Securing weapons would prevent many shootings


Apparently Larry Tradlener does not read the newspaper that he writes a guest column for. More than a month ago, the Cortez Journal editor debunked the same claim that Tradlener made in his latest column, i.e. that an armed citizen reduced the casualties of the shooting at the Clackamas Town Center Mall in Portland, Ore., on Tuesday, Dec. 11, 2012. I have enclosed a copy of the interview with Nick Meli, the individual Tradlener referred to, that appeared in the Tuesday, Dec. 18, 2012, issue of The Oregonian of Portland, Ore. Official verification of this story, as well as the enhanced versions now appearing on the Internet, has not yet been provided to our family by the chief investigating officer for this case.

Among the reasons given by the Portland Police for why only two innocent people were killed, one of whom was my son-in-law, and one person was seriously injured, were that the police were on the scene within one minute of the first 9-1-1 call, and that first responders, as well as mall and store employees, had participated in a drill rehearsing this exact disaster scenario at this mall earlier in the year. These people did what they were trained to do: Get people under cover, secure their store, and get customers and employees safely outside as quickly as possible. They were not trained, or expected, to confront the assailant. That is the job of the police.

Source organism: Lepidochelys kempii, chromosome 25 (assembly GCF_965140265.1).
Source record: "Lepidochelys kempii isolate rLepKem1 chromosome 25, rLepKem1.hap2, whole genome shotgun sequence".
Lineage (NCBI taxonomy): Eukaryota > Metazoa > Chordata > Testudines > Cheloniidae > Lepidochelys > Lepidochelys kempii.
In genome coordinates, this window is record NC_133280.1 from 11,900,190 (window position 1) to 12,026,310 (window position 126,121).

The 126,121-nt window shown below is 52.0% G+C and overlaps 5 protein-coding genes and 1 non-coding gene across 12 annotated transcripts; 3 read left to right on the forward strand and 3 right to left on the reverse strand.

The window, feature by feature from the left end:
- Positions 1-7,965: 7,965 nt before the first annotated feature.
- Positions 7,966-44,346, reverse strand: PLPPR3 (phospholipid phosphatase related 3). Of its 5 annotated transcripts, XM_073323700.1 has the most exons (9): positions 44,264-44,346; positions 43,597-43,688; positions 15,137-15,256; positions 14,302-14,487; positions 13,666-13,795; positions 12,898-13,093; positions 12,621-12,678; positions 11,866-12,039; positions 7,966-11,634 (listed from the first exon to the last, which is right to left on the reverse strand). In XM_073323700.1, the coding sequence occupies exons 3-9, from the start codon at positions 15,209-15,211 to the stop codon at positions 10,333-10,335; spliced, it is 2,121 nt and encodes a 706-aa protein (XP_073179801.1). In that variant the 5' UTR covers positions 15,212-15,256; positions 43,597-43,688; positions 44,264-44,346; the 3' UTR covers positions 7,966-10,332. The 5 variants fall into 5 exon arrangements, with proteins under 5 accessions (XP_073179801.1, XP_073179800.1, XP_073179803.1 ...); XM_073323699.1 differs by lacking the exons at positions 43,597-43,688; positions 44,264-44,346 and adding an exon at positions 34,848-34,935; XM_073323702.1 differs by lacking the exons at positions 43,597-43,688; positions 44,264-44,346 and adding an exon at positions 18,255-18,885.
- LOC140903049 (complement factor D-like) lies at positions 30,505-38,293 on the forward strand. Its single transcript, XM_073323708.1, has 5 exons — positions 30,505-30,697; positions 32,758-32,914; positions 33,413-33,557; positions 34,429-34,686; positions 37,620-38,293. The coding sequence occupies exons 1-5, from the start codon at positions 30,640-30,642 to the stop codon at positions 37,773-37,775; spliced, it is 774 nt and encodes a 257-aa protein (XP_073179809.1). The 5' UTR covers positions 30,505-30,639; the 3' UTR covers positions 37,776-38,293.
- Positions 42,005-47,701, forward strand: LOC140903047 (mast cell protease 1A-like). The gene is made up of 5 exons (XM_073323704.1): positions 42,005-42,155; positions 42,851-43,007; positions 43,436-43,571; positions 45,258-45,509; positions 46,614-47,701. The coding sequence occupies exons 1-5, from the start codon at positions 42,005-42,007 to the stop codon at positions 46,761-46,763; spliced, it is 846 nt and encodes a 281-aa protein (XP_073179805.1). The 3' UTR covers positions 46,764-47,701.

One of the most courageous individuals involved in this incident was the 15-year-old girl who refused to leave the side of her seriously wounded friend, Kristina Shevchenko, as approximately 60 shots were fired by the assailant.

The police reported that the assailant simply surreptitiously took the assault weapon from the gun's owner, an acquaintance of his, the previous night. The gun had been legally purchased, but left unsecured, by its owner. Simply put, the common-sense step of securing this weapon by its owner to prevent its unauthorized use would have prevented this tragedy, the Sandy Hook massacre, the recent shooting of his entire family by the 15-year-old boy in New Mexico, and countless suicides. Common sense cannot be legislated and its use is exceedingly uncommon.

Greg Kemp


Editor's note: In the enclosed story from The Oregonian, Meli said he aimed his weapon at the shooter but did not fire because he was worried about hitting an innocent bystander. He did not say whether he had been seen by the accused shooter, Jacob Tyler Roberts.